You and I are living in the midst of a pandemic. Are you worried about your physical health? Are you concerned about your financial well being? Listen to what Jesus tells his disciples in Matthew 6:25–34.
Don’t worry about your life. Worry is pointless. Worry changes nothing, v.27. The term Jesus uses may be translated either as “life” or “height” (more likely the latter). In either case, worry will increase neither your stature nor your longevity. Your sovereign God provides food for the birds and you are more important than they. He meets the needs of the flowers, clothing them in a splendor that surpasses that of Solomon. Worry takes energy and gifts God has given you for dealing with today’s problems, and expends it on things that have not happened and may never occur. Note that Jesus is not denying the existence of problems and trouble, v.34.
You have something that the world lacks—so, don’t worry. Jesus focuses on basic areas of need: your life, including nourishment and clothing. Remember that Jesus was speaking in a day when many lived a more hand-to-mouth existence than we do, though we are moving towards an existential appreciation of their situation. There were no frozen or canned foods. The Gentiles (Jesus has in mind the nations, those who are strangers to God-—thus pagans) do run after such things. They focus their time and energy on the pursuit of these things, which become all important in their lives. Although God does dispense Fatherly compassion on mankind in general (Matthew 5:43–45), his fatherhood is tied in with his kingdom. It is seen most clearly in his saving work of sending his Son into this world. The pagans, lacking trust in the Father, turn the pursuit of nourishment and clothing into something far more important than it ought to be. Do not imitate them! “These
were the people for whom the petition ‘Give us today the bread we need for the coming day’ (v. 11) rang true each day, and it was the confident offering of this prayer to a ‘Father in heaven’ that was their essential safeguard against worry.” (R. T. France, The Gospel of Matthew, p. 266).
Trust your heavenly Father. Depend on his provision. our Father knows your needs. The sovereign of the kingdom is also your Father. He is aware of your needs and is willing to meet them. He is also your Father in heaven. Unlike an earthly father, who might be unable to help his child, this Father is absolutely sovereign. Look at the birds. The care he provides for them reassures you that he is will meet your needs, for you are far more precious than they. Focus on the flowers. Recognize the incredible splendor with which God provides for them. Appreciate the complexity of photosynthesis and the other biological processes–all for a plant that is admired today, and mowed down tomorrow. This trusting dependence does not imply inactivity. (Though the birds may not have barns, they are not idle!) Jesus does not prohibit legitimate concern about the future, or taking steps to provide for yourself and your family. But anxiety and worry are not part of the process. “This reliance of faith is not confined to the critical moments of life, it is to be the abiding, characteristic inner disposition of the disciple with reference to every concern. To trust God for food and raiment is as truly the mark of the disciple in the kingdom as to depend on him for eternal salvation.” (Geerhardus Vos, The Kingdom Of God and The Church, p. 97).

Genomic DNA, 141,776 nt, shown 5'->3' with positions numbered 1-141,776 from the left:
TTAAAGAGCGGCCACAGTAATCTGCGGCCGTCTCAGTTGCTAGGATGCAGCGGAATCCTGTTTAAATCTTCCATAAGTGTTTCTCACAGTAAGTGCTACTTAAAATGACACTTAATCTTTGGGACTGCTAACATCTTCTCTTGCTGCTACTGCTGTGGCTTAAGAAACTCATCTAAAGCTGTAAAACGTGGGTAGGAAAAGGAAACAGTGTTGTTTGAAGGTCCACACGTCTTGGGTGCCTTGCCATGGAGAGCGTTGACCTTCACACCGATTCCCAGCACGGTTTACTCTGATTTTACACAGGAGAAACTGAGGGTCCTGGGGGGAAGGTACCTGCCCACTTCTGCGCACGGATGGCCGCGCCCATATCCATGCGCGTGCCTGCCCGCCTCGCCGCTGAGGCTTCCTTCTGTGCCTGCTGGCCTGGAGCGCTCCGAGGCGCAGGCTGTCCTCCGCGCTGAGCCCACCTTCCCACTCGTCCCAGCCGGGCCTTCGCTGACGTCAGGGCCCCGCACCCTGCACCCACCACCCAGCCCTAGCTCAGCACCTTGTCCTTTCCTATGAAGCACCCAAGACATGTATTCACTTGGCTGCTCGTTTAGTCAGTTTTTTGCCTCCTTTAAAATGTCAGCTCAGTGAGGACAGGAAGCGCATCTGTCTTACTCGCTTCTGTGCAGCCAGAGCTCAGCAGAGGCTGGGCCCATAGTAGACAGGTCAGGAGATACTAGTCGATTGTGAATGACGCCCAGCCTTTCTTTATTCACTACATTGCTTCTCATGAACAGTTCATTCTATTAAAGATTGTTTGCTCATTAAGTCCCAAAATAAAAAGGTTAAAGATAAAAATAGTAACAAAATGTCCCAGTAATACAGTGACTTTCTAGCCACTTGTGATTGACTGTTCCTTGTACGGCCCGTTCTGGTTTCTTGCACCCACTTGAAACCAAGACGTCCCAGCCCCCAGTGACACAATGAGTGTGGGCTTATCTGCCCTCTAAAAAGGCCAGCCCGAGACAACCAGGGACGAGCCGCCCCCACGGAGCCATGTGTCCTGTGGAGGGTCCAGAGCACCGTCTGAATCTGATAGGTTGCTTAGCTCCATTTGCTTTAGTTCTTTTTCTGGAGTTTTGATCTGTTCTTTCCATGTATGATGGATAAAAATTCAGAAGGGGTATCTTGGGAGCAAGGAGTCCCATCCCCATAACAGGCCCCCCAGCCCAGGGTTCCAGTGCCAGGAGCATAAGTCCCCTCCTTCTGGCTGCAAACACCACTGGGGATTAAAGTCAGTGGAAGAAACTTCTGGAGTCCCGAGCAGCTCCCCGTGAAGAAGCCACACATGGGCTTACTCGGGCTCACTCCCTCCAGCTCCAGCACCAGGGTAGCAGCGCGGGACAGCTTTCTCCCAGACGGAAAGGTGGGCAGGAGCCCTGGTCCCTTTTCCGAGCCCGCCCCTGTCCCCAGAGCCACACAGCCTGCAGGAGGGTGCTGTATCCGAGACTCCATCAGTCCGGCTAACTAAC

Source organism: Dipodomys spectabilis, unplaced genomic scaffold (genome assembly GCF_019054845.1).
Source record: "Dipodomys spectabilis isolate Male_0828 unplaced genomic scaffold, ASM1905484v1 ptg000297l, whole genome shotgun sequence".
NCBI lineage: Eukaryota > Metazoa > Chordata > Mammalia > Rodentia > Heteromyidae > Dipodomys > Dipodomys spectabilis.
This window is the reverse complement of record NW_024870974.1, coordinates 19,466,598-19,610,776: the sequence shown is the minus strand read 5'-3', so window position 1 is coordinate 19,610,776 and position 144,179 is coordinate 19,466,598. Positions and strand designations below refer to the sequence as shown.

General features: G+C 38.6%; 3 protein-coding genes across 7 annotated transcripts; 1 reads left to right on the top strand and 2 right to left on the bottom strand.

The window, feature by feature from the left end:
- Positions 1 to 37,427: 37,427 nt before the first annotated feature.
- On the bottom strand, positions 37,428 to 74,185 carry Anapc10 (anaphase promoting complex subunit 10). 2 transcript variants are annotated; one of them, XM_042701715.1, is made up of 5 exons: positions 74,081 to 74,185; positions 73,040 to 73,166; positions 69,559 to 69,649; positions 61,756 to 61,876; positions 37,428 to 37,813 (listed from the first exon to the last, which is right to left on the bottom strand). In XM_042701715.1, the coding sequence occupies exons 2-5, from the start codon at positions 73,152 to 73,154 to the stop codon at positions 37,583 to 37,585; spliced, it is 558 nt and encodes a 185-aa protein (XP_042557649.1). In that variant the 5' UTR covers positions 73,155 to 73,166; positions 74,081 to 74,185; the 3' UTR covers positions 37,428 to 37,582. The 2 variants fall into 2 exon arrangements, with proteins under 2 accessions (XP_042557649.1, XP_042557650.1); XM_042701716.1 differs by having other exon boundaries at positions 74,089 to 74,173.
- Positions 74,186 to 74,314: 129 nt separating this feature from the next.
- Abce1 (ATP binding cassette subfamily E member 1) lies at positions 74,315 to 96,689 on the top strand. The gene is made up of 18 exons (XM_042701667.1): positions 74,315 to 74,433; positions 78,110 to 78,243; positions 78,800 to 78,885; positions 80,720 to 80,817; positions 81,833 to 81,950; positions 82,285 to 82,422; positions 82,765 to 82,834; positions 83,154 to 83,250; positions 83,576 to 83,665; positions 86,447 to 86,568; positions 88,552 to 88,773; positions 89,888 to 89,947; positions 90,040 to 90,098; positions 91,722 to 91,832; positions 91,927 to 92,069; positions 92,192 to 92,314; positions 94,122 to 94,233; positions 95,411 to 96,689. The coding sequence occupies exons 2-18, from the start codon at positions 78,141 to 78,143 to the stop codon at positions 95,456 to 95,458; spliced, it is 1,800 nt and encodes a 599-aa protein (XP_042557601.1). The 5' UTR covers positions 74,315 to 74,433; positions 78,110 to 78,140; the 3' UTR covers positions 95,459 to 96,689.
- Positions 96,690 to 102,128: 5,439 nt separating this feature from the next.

Seek his kingdom and righteousness. Recognize the importance, the centrality, of God’s kingdom. Serving your King, furthering his affairs, has to be the most important element of your life. Seek God’s righteousness. Living your life to the glory of your Father in heaven has to be a higher priority than satisfying your needs. Your all-consuming desire must focus on your heavenly Father. As it does, you find that he provides for the other things that you might have worried about! Ironically, by worrying about them, by making them central, you end up in frustration. How can God use the anxieties you face? He can use them to draw you closer to himself. “[In this book] I’m going to reinforce a message that may sound counterintuitive in our world: anxiety is a spiritual tool in the hands of a mighty God. . . . [Y]our focus will fall on the status of your soul before an all-powerful, soft-voiced shepherd, leading you moment by moment, calling you to trust, pulling your neck gently with his shepherd’s crook, bringing you back into the fold, fixing your ears on his voice.” (Pierce Taylor Hibbs, Struck Down But Not Destroyed: Living Faithfully with Anxiety, p. 3). But by putting God first, your needs are met. If he has provided his own Son, if he has made you a citizen of his kingdom, if he has adopted you so that you can call him your Father in heaven, then he will certainly take care of smaller matters, like feeding and clothing you. Jesus does not guarantee that you will not face suffering. He does not promise that you will escape death. But he does assure you that even in the most difficult of circumstances, nothing will separate you from the Father’s love and care.
Yes, you do live in a pandemic. Take precautions. Be careful about your own life and the lives of others. Reflect the compassion and care of your heavenly Father as you deal with those around you. You do face the troubles of each day. But instead of being ruled by fear, see the Lord using these trials to draw you closer to himself.